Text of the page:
Toward the end of the book this twosome was working to try to keep Japan out of the war. At the same time they were trying to devise plans about how to deal with potential Japanese aggressions. How were they to respond to a Japanese attack against Dutch possessions only, or British only? Ultimately the issue was resolved with the devastating attack on Pearl Harbor which forced the American people to form their own opinions.
Too often we think of World War II as inevitably ending in Allied Victory. Books such as this remind us that it was a close run thing. "Roosevelt and Churchill" makes clear just how much we owe to these two outstanding statesmen who saved the world in which we live.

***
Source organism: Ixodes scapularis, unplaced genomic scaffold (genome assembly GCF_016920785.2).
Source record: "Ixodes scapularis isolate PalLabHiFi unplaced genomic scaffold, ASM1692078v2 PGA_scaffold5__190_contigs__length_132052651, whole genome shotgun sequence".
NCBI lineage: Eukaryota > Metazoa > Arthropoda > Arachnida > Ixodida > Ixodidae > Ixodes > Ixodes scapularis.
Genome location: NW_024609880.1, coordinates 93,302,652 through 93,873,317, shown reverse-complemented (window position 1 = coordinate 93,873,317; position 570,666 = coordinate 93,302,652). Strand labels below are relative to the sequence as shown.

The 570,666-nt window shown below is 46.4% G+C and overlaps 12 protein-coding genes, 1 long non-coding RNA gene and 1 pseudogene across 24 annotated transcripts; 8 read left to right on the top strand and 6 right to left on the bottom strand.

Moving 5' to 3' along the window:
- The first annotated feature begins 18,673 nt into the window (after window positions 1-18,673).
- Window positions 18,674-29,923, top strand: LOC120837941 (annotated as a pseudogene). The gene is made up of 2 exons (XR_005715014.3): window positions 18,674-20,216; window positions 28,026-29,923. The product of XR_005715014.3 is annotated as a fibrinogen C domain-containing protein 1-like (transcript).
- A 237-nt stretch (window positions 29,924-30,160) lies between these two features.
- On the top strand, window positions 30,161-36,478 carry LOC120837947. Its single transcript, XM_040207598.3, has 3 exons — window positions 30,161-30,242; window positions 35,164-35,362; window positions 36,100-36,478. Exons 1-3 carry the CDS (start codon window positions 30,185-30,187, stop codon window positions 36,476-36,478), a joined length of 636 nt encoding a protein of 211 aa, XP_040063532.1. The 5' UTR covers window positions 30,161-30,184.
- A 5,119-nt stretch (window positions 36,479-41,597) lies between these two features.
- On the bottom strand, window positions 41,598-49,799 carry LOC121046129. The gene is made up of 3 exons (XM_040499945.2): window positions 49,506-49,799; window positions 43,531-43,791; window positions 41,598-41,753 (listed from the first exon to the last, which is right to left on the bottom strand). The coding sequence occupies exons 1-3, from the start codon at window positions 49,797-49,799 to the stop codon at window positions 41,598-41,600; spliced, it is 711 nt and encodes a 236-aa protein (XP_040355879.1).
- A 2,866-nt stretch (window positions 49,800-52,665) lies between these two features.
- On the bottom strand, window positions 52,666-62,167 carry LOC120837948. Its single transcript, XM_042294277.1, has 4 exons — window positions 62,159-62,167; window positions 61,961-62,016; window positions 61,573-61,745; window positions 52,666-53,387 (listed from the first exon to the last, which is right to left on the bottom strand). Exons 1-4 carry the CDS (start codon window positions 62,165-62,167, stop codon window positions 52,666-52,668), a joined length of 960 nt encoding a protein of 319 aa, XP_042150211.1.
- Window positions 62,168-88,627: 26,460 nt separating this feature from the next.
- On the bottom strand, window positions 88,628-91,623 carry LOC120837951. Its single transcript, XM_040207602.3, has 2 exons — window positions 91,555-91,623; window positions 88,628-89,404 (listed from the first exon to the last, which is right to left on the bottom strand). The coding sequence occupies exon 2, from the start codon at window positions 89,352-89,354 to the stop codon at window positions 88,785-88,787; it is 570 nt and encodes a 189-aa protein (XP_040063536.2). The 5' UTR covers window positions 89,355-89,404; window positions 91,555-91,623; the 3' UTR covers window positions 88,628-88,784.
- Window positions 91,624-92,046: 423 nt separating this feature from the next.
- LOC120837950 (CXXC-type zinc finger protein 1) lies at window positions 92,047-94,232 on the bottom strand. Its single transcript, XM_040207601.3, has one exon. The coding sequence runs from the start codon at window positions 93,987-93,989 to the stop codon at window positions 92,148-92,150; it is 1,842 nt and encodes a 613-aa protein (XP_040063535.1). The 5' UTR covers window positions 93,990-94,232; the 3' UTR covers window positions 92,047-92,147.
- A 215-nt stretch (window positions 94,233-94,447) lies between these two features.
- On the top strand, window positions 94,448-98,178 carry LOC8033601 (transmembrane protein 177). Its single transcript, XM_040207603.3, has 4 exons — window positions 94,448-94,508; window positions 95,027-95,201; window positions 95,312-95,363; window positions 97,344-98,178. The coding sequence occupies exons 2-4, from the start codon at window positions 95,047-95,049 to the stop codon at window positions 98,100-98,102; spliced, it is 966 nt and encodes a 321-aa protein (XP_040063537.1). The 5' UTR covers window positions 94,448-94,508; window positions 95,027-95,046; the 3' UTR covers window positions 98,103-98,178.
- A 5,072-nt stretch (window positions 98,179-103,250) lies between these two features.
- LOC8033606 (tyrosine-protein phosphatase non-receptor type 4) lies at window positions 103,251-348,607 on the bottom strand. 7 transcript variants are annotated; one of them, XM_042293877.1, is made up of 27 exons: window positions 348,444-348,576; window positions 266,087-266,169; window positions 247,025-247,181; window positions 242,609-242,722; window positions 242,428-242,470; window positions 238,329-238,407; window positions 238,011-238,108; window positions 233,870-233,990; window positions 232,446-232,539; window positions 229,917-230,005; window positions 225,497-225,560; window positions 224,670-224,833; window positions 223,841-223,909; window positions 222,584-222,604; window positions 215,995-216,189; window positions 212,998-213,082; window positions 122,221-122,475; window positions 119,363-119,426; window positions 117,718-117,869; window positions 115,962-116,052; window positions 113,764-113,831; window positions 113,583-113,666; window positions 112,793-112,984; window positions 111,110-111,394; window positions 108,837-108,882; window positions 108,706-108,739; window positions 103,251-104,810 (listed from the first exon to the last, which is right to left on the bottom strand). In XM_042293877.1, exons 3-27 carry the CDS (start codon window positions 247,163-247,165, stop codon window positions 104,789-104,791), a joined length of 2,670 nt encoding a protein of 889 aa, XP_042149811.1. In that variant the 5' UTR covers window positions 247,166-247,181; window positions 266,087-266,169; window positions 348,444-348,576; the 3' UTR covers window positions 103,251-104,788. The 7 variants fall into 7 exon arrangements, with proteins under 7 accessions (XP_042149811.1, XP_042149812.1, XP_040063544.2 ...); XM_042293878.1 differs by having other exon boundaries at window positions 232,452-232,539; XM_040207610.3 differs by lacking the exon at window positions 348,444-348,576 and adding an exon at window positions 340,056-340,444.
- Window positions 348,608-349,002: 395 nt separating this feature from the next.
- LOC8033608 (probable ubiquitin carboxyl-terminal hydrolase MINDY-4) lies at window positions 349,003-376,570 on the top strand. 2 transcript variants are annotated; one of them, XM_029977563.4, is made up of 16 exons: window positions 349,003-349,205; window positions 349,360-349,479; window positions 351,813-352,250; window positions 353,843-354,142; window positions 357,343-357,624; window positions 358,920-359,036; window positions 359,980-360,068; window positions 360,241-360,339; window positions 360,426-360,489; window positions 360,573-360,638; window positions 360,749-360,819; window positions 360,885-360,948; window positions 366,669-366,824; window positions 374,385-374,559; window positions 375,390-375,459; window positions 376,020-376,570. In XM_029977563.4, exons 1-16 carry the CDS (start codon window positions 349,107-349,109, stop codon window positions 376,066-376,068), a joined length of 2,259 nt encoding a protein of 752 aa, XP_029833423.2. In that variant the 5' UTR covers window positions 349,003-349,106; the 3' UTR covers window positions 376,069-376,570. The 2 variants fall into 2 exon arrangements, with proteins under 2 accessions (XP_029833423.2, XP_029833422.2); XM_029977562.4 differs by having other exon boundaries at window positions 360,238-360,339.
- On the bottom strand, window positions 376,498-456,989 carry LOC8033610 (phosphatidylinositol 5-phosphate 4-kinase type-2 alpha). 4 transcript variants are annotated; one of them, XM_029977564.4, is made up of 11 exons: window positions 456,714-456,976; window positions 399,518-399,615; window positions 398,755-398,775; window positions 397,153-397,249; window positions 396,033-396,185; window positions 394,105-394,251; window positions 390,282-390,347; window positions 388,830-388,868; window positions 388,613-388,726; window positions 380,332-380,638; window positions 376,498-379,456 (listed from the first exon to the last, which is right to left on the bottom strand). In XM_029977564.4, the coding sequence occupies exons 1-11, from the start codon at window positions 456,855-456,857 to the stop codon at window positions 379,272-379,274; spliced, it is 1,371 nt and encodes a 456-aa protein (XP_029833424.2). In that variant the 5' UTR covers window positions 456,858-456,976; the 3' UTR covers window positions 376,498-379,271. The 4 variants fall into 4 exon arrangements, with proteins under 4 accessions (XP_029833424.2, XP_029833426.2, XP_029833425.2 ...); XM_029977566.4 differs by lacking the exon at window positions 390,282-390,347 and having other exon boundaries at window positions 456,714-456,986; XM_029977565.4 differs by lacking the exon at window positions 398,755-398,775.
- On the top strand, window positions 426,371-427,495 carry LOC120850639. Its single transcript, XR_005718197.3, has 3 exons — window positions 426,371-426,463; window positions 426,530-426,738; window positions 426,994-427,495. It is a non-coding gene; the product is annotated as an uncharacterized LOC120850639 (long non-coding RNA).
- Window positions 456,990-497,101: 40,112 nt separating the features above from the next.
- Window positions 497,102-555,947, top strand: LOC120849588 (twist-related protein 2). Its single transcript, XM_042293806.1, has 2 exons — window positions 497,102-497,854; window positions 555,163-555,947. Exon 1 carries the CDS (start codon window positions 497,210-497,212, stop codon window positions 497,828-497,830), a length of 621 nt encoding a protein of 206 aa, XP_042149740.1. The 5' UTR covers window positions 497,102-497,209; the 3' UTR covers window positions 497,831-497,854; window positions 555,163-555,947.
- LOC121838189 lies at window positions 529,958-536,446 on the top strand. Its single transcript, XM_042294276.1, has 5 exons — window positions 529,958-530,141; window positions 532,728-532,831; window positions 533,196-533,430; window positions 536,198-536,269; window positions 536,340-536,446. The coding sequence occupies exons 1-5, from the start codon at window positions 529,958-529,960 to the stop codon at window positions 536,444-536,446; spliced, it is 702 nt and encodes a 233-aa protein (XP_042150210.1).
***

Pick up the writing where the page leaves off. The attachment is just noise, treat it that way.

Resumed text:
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Sunday, December seventh 1941, that "infamous" day, is generally regarded by historians to be a major tuning point in American History. It marked the emergence of the United States as the supreme power in the realm of word politics. On that day, Japan attacked the United States binging her into the Second World War. The events leading up to this pivotal point in American history, however, deserve much scrutiny. The second world war, taken from the American perspective, often times runs the risk of being viewed in a vacuum, marked from 1941 to 1945. The war however had been going on for some time, arguably since the Japanese had invaded china in the mid 1930's. In Europe it had been an open conflict from the time of Germany's invasion of Poland. United states involvement in the war must be viewed in this larger context in order it's true significance to be appreciated. Indeed the United States was from the outset of hostilities deeply involved in the war, just not in a direct military sense. Joseph Lash in his book Roosevelt and Churchill: the partnership that saved the west examines these years from the perspectives of the United States and Great Britain. He pays particular attention to the personal and professional relationship between the two respective leaders of the countries, who played key roles in shaping the nature of the overall conflict. After setting up the stage, it is the conflict: between Roosevelt, American popular opinion and an ever more desperate Britain led by Churchill, between the years of 1939-1941 that the narrative centers mainly around. Written primarily through memoirs and the words of the key players: Lash depicts with growing excitement the success of Roosevelt in molding popular opinion in aiding the British. He traces with scrutiny the growing involvement of the United states in the second world war through such milestone acts as the cash and carry provision, and the lend lease act. He illustrates the tremendous willpower and resolve of Churchill's Britain in surviving the tremendous onslaught of the Axis powers in all theatres of war. The burgeoning friendship of Churchill and Roosevelt is traced till it comes to full fruition aboard the Prince of Wales in a symbolic joint Sunday service, where Churchill would remark: "the sun shone bright and warm while we all sang the old hymns which are our common inheritance" . The steps to war taken by the Japanese and forced upon the Russians are accounted for with growing uncertainty. Finally all events, movements, and personal accomplishments converge in an explosive climax with the United States entering the war after the Japanese bombing of Pearl Harbor. Lash does an excellent job of putting the individual tensions, and mutual cooperation within the framework of pragmatic diplomacy. The Main characters are fist and foremost held within the confines of a harsh reality. They must adjust to circumstances as best as they can. In Churchill's case, he must try to hold his crumbling empire together while courting aid from a nation that is reluctant to give it. Roosevelt must try to do as much as he can for his friend, while having his hands tied by a reluctant populace, before he is too late. Both men struggle to work together in establishing Naval supremacy in the midst of a continuous German and rising Japanese threat. Amidst all this looms the question of what to do with the Soviet Union. . Apparent in his work is Lash's hypothesis that the contributions of Churchill and Roosevelt were nothing less than absolutely invaluable to the favorable outcome of the war. The two leaders are endowed by Lash with an almost divine understanding of issues and forces in the world, enabling them to make the key decisions, which ensure success. Conversely the Axis leaders are depicted as mere mortals possessing both brilliance and folly. Hitler's mistakes of attacking Russia, then his unnecessary declaration of war on the United State are incidents used to illustrate this. Lash however runs a danger in this area. He never even entertains the thought of different leaders being able to fill the roles of each effectively. By neglecting to answer this question Lash slightly weakens his argument. In ignoring this leftist historical viewpoint, Lash misses a chance to greatly strengthen his stand that individual achievements were the single most decisive factor in the outcome of the war. Despite this missed opportunity, Lash's book is a stunning work, offering an unpopular but by no means invalidated perception of history that emphasizes the value of individuals and their actions in shaping the course of human events. The book is written almost entirely utilizing the letters and direct quotes of key players to tell the story. The reader is inundated with names of generals, diplomats and political figures. Personal dramas, disputes, jealousies, friendships and the like unfold as told through the first hand accounts of these characters letters and memoirs. The effect that Lash's narrative style has on the reader comes in helping him to view the early war years as an unfolding drama, with a formidable and unique cast of characters. The Book reads like an exciting novel, in which one is drawn into the drama and uncertainty of the times. Lash's perception of history placing on emphasis individual accomplishment is greatly aided by his writing style, which like a novel lends itself to telling a story of people and the importance of their actions. In the end Lash succeeds in writing a timeless and thorough history of the early war years. He succeeds in turning a possibly dull and dry study into a captivating story, told in effect by those who dominated it: Roosevelt and Churchill. Were the eventual outcome not listed in the annals of common knowledge Lash would have succeeded in writing a truly suspenseful novel.